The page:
Upon returning home, Panesar then played competitively for a further eight years for Sikh Union Club, Nairobi, eventually calling it a day in 1980.
Internationally, Panesar’s playing highlights would almost certainly have been becoming a four time Olympian for Kenya and taking Kenya to fourth place at the inaugural Hockey World Cup, in Barcelona.
Panesar represented Kenya at four consecutive Summer Olympic games.
These were at Rome (1960), Tokyo (1964), Mexico (1968) and Munich (1972).
Together with Alu Mendonca (who died on March 10, 2017) and “Tari,” they became the first Africans to represent their nations at four Olympiads.
“Tari,” who still lives in Nairobi, made the Guniness Book of World Records in 1984 for his hockey exploits and was Kenya’s captain at the 1964, 1968 and 1972 Olympics.
Pakistan played a three-test series in Nairobi on their way to the Rome Olympics in 1960. Panesar put in such a cracking performance, that he was immediately called up for the games.
He was, thereafter, never to relinquish the centre half or full back position, till retirement in 1972. Mendonca had already represented Kenya at the Melbourne Summer Olympics, in 1956.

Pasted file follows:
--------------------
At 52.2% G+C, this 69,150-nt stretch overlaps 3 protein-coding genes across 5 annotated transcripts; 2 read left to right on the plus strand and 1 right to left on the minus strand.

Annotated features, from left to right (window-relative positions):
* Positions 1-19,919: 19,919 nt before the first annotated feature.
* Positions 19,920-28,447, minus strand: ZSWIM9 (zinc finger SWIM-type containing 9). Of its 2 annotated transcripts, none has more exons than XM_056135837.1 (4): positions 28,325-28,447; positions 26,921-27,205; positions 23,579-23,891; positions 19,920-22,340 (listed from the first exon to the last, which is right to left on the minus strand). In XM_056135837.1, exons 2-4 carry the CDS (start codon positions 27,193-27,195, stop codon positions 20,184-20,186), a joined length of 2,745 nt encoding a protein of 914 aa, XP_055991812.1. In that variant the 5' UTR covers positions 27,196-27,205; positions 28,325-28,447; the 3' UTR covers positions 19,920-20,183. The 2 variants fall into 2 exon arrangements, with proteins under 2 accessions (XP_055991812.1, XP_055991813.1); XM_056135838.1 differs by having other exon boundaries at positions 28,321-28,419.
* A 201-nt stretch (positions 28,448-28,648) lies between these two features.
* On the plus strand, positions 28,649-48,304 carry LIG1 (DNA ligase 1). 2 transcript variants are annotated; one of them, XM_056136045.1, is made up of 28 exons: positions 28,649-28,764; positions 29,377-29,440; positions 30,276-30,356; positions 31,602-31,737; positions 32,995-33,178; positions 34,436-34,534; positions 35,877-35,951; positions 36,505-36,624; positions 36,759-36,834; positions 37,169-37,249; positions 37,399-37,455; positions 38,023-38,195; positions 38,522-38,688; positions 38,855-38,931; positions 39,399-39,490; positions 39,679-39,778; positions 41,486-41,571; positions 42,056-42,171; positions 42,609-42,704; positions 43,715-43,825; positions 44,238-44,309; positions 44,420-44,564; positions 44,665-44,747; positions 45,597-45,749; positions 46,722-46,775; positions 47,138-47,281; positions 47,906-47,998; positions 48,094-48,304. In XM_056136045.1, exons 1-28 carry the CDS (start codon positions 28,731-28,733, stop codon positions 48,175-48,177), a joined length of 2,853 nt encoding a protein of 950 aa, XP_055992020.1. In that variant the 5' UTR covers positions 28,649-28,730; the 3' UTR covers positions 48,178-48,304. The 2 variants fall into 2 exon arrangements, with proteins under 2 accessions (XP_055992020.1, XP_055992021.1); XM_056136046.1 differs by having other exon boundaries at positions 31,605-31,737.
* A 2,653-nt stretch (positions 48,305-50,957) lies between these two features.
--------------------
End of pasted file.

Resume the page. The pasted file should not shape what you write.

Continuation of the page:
I was privileged to sit down with both Panesar and “Tari,” in late 2018.
This was during the 50th anniversary of their Mexico games exploits. It was then that Panesar informed me of the origins of the nick name “Junior.”
In his own words: “When I joined the Kenya Olympics team in 1960, the returning captain from our inaugural Olympics appearance in Melbourne was Surjeet Singh Deol. He was still captain in 1960. So to differentiate between the two of us, I was nick named “Junior” and Deol “Senior”.
During the same interview, Panesar, had a lot to say on his hockey odyssey. He spoke passionately on the current state of Kenyan hockey and also recollected his two greatest hockey playing moments.
Of the latter, I quote him: “I had two unforgettable playing moments, even though one came with a tinge of regret — beating India, the reigning Olympic champions, in Jabalpur in 1964.
“We led 3-0 at half time and eventually won 4-0. We were on our way to the Tokyo Olympics and the Indian press at the time, went to town classifying me as the best centre half in the world.” (I have the fading yellow copy cutting of this publication.)
On his other great moment: “At the inaugural Barcelona Hockey World Cup, we came through our pool games, pretty much unscathed.
“A suspicious refereeing call meant that Pakistan progressed ahead of us, to play in the final against Spain. We thus took on the mighty Indians, for the bronze medal. They beat us 2-1 and only after extra time, with “Tari” our scorer.”